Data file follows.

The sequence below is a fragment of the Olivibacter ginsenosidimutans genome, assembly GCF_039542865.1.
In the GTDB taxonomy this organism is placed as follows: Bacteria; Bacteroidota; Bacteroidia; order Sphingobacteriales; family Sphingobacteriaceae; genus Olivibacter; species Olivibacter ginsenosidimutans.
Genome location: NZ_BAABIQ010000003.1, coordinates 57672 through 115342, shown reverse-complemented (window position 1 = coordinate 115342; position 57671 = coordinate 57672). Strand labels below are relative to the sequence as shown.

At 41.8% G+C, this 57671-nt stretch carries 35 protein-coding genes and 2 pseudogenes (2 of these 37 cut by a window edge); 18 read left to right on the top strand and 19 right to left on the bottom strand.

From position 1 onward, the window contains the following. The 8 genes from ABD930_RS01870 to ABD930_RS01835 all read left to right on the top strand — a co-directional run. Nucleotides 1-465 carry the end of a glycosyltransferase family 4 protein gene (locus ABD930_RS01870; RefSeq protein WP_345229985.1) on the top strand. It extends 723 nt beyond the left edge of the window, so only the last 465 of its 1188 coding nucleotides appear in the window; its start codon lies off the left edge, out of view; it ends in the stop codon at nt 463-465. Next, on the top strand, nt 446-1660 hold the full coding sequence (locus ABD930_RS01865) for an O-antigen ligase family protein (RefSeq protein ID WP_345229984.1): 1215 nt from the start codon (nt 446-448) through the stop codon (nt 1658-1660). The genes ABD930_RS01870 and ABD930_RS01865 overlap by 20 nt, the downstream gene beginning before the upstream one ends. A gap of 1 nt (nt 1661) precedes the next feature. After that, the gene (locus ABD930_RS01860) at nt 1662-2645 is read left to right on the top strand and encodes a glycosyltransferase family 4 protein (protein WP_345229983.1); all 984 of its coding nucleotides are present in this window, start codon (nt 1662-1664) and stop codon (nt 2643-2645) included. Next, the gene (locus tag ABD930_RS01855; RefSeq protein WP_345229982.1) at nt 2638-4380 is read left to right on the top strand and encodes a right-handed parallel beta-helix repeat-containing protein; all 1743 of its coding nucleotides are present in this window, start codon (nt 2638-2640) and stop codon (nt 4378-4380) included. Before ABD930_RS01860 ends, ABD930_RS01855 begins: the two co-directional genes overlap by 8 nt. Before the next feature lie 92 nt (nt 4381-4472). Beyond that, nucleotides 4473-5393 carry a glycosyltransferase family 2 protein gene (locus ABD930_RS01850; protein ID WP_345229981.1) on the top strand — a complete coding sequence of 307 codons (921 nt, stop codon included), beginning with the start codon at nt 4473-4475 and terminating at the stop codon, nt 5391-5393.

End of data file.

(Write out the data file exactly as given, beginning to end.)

The sequence below is a fragment of the Olivibacter ginsenosidimutans genome, assembly GCF_039542865.1.
In the GTDB taxonomy this organism is placed as follows: Bacteria; Bacteroidota; Bacteroidia; order Sphingobacteriales; family Sphingobacteriaceae; genus Olivibacter; species Olivibacter ginsenosidimutans.
Genome location: NZ_BAABIQ010000003.1, coordinates 57672 through 115342, shown reverse-complemented (window position 1 = coordinate 115342; position 57671 = coordinate 57672). Strand labels below are relative to the sequence as shown.

At 41.8% G+C, this 57671-nt stretch carries 35 protein-coding genes and 2 pseudogenes (2 of these 37 cut by a window edge); 18 read left to right on the top strand and 19 right to left on the bottom strand.

From position 1 onward, the window contains the following. The 8 genes from ABD930_RS01870 to ABD930_RS01835 all read left to right on the top strand — a co-directional run. Nucleotides 1-465 carry the end of a glycosyltransferase family 4 protein gene (locus ABD930_RS01870; RefSeq protein WP_345229985.1) on the top strand. It extends 723 nt beyond the left edge of the window, so only the last 465 of its 1188 coding nucleotides appear in the window; its start codon lies off the left edge, out of view; it ends in the stop codon at nt 463-465. Next, on the top strand, nt 446-1660 hold the full coding sequence (locus ABD930_RS01865) for an O-antigen ligase family protein (RefSeq protein ID WP_345229984.1): 1215 nt from the start codon (nt 446-448) through the stop codon (nt 1658-1660). The genes ABD930_RS01870 and ABD930_RS01865 overlap by 20 nt, the downstream gene beginning before the upstream one ends. A gap of 1 nt (nt 1661) precedes the next feature. After that, the gene (locus ABD930_RS01860) at nt 1662-2645 is read left to right on the top strand and encodes a glycosyltransferase family 4 protein (protein WP_345229983.1); all 984 of its coding nucleotides are present in this window, start codon (nt 1662-1664) and stop codon (nt 2643-2645) included. Next, the gene (locus tag ABD930_RS01855; RefSeq protein WP_345229982.1) at nt 2638-4380 is read left to right on the top strand and encodes a right-handed parallel beta-helix repeat-containing protein; all 1743 of its coding nucleotides are present in this window, start codon (nt 2638-2640) and stop codon (nt 4378-4380) included. Before ABD930_RS01860 ends, ABD930_RS01855 begins: the two co-directional genes overlap by 8 nt. Before the next feature lie 92 nt (nt 4381-4472). Beyond that, nucleotides 4473-5393 carry a glycosyltransferase family 2 protein gene (locus ABD930_RS01850; protein ID WP_345229981.1) on the top strand — a complete coding sequence of 307 codons (921 nt, stop codon included), beginning with the start codon at nt 4473-4475 and terminating at the stop codon, nt 5391-5393.